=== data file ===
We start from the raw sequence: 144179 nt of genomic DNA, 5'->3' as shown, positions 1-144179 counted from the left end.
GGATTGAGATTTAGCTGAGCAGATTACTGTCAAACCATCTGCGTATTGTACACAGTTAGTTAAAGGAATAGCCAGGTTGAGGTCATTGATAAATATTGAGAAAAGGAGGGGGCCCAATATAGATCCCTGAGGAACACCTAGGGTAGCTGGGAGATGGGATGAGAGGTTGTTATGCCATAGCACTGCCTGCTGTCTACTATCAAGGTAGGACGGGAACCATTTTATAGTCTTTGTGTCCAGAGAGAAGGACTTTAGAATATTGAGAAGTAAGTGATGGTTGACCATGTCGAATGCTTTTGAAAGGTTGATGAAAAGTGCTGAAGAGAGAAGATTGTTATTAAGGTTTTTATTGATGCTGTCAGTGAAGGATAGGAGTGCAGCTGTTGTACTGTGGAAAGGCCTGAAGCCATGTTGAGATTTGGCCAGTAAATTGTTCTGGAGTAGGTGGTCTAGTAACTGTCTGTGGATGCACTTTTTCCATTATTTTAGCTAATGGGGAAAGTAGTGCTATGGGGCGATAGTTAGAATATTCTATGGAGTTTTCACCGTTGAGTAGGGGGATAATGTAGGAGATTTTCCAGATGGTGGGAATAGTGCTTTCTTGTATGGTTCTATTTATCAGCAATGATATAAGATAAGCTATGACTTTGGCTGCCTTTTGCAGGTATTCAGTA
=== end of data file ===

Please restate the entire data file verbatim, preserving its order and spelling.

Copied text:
We start from the raw sequence: 144179 nt of genomic DNA, 5'->3' as shown, positions 1-144179 counted from the left end.
GGATTGAGATTTAGCTGAGCAGATTACTGTCAAACCATCTGCGTATTGTACACAGTTAGTTAAAGGAATAGCCAGGTTGAGGTCATTGATAAATATTGAGAAAAGGAGGGGGCCCAATATAGATCCCTGAGGAACACCTAGGGTAGCTGGGAGATGGGATGAGAGGTTGTTATGCCATAGCACTGCCTGCTGTCTACTATCAAGGTAGGACGGGAACCATTTTATAGTCTTTGTGTCCAGAGAGAAGGACTTTAGAATATTGAGAAGTAAGTGATGGTTGACCATGTCGAATGCTTTTGAAAGGTTGATGAAAAGTGCTGAAGAGAGAAGATTGTTATTAAGGTTTTTATTGATGCTGTCAGTGAAGGATAGGAGTGCAGCTGTTGTACTGTGGAAAGGCCTGAAGCCATGTTGAGATTTGGCCAGTAAATTGTTCTGGAGTAGGTGGTCTAGTAACTGTCTGTGGATGCACTTTTTCCATTATTTTAGCTAATGGGGAAAGTAGTGCTATGGGGCGATAGTTAGAATATTCTATGGAGTTTTCACCGTTGAGTAGGGGGATAATGTAGGAGATTTTCCAGATGGTGGGAATAGTGCTTTCTTGTATGGTTCTATTTATCAGCAATGATATAAGATAAGCTATGACTTTGGCTGCCTTTTGCAGGTATTCAGTA